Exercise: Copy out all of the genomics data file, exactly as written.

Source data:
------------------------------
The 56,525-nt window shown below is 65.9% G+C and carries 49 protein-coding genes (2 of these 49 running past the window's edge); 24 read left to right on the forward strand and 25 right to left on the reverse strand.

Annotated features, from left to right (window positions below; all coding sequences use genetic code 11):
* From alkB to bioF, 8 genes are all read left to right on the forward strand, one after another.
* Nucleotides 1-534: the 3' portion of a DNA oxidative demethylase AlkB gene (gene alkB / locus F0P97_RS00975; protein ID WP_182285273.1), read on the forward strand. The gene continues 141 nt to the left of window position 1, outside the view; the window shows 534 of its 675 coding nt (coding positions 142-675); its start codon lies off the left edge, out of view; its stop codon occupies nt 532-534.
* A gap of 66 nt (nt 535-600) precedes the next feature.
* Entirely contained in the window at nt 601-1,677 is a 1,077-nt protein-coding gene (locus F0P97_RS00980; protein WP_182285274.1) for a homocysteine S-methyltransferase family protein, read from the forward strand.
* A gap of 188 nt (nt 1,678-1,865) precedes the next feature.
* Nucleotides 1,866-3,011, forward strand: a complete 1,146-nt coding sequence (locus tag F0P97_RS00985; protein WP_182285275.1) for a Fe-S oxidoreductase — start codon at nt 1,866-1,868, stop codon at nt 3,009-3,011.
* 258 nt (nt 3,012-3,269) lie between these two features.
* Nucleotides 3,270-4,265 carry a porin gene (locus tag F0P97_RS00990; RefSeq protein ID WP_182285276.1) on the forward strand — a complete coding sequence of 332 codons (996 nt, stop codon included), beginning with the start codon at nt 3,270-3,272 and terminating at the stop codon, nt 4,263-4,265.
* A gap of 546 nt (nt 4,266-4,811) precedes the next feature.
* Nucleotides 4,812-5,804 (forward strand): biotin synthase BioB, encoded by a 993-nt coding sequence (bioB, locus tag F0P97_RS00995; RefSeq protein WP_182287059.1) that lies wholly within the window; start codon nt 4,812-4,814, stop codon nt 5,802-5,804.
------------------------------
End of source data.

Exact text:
The 56,525-nt window shown below is 65.9% G+C and carries 49 protein-coding genes (2 of these 49 running past the window's edge); 24 read left to right on the forward strand and 25 right to left on the reverse strand.

Annotated features, from left to right (window positions below; all coding sequences use genetic code 11):
* From alkB to bioF, 8 genes are all read left to right on the forward strand, one after another.
* Nucleotides 1-534: the 3' portion of a DNA oxidative demethylase AlkB gene (gene alkB / locus F0P97_RS00975; protein ID WP_182285273.1), read on the forward strand. The gene continues 141 nt to the left of window position 1, outside the view; the window shows 534 of its 675 coding nt (coding positions 142-675); its start codon lies off the left edge, out of view; its stop codon occupies nt 532-534.
* A gap of 66 nt (nt 535-600) precedes the next feature.
* Entirely contained in the window at nt 601-1,677 is a 1,077-nt protein-coding gene (locus F0P97_RS00980; protein WP_182285274.1) for a homocysteine S-methyltransferase family protein, read from the forward strand.
* A gap of 188 nt (nt 1,678-1,865) precedes the next feature.
* Nucleotides 1,866-3,011, forward strand: a complete 1,146-nt coding sequence (locus tag F0P97_RS00985; protein WP_182285275.1) for a Fe-S oxidoreductase — start codon at nt 1,866-1,868, stop codon at nt 3,009-3,011.
* 258 nt (nt 3,012-3,269) lie between these two features.
* Nucleotides 3,270-4,265 carry a porin gene (locus tag F0P97_RS00990; RefSeq protein ID WP_182285276.1) on the forward strand — a complete coding sequence of 332 codons (996 nt, stop codon included), beginning with the start codon at nt 3,270-3,272 and terminating at the stop codon, nt 4,263-4,265.
* A gap of 546 nt (nt 4,266-4,811) precedes the next feature.
* Nucleotides 4,812-5,804 (forward strand): biotin synthase BioB, encoded by a 993-nt coding sequence (bioB, locus tag F0P97_RS00995; RefSeq protein WP_182287059.1) that lies wholly within the window; start codon nt 4,812-4,814, stop codon nt 5,802-5,804.